Photos of the Week 2

For my days off I drove down to Los Angeles for my friend Roig's birthday. It's a five and a half hour drive from Mammoth to L.A., a very beautiful five and a half hour drive.

Boxcars with mountains in the background.

There just so happened to be a birthday party for my friend Sarah (so many birthdays!). It just so happened to be at the Moonlight Rollerway. It just so happened to be "Organ Night." (click the video below to view)

http://vimeo.com/30249470

It rained almost the entire time I was down there, which was unfortunate, but that very same storm dumped 18 inches of snow down on Mammoth. Almost immediately after I passed the "Welcome to Mammoth Lakes" sign, I was surrounded by snow, in the air and on the ground.

The next morning, I woke up to this sight outside of my bedroom window (click the video below to view)

http://www.vimeo.com/30149720

While it isn't unusual for it to snow here in October, it won't be here for long. It's expected to get up to the 60s this weekend, so it's doubtful that the snow will be on the ground for much longer.

All this, just as the leaves started to change color.

The Great Pacific Northwest

On a recent return flight from Miami for my cousin Merrilyn's wedding, I got bumped off of my flight due to a combination of overbooked and delayed flights. The best part was that I got 300 Delta Dollars out of it. Now, it just so happened that I had been speaking with my friends Jake, Michelle, James and Rebecca about planning a trip to Portland, Oregon, which is where Jake and Michelle live, not long after obtaining said Delta Dollars. It also turned out that that was the going rate for a one-way ticket from Los Angeles to Portland was roughly $300. Booked.

Portland, along with the rest of the Pacific Northwest, is notorious for it's depressing, overcast and drizzling weather. However, in the summer, the weather is perfect. As Michelle (more or less) said "if it were this clear and beautiful year-round, Portland would be the best city in the world." The temperature is a perfect mid-70s in the daytime, with nighttime lows in the 50s or 60s. There's a bit of overcast in the mornings, however it likes to clear out at around noon.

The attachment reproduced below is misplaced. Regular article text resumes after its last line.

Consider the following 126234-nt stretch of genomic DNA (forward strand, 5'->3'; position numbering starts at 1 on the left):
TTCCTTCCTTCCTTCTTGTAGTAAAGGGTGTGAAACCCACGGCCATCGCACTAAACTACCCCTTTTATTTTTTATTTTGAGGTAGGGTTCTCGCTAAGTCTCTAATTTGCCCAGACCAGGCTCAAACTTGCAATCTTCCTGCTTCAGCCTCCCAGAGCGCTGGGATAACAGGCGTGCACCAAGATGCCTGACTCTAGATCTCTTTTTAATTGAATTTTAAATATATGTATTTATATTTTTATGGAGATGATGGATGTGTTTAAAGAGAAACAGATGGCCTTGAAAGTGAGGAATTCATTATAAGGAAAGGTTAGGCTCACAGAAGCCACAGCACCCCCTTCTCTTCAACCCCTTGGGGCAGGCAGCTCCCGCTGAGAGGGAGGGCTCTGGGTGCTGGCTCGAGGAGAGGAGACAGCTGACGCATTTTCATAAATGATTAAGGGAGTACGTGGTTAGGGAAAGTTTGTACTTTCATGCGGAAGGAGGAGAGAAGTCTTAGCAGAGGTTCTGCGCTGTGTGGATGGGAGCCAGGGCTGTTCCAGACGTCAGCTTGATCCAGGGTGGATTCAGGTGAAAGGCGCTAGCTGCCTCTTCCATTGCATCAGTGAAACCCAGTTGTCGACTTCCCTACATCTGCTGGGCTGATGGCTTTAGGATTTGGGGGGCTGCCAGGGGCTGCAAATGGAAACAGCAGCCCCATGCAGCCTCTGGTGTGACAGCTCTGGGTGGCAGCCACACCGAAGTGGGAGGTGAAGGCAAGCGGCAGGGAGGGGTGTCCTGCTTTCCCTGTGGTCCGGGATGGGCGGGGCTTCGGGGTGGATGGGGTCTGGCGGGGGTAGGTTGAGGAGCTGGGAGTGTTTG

One of the first things I noticed was how amazingly clean the city center was, it can stand toe to toe with the cities of Japan. There are parks and public squares scattered all over downtown, with lots of tree cover in these areas. You can tell the city really comes alive in the summer, with people taking full advantage of the great weather. There are farmers markets, music festivals, beer festivals, people sunbathing and the like.

Food Trucks. I know that they are everywhere in this country now, but Portland is doing it right. There are food trucks everywhere, I can't imagine you ever being more than a mile from at least 5 food trucks in the city. All over, and especially downtown, there are a ridiculous amount of parking lots that have turned into food courts made up of food carts, as seen above. There are your staple foods, Thai, Asian-fusion, hot-dogs, burgers; but than there are also your unique specialty carts. Traditional japanese festival food, Montreal style poutine, Polish, egg sandwiches, gypsy food and new trucks pop up with different fare all the time.

Portland also serves as a model to any city in regards to public transportation and bike usage. A light-rail, named the Max, runs from the airport to, and throughout much of, downtown. There are bike lanes and paths that can take you safely and quickly from rush hour traffic in the middle of the city to the suburbs, past amusement parks, hotels and wildflowers with amazing views of the city from any of the many bridges that cross the Willamette river, which bisects the city's east and west sides.

The very first thing I noticed, before the clean and before the food carts, was the green. So green! Trees everywhere!  No doubt that is has a lot to do with the constant drizzle the region experiences. But on top of that, the city and its citizens seem to be much more keen to maintaining these green aspects.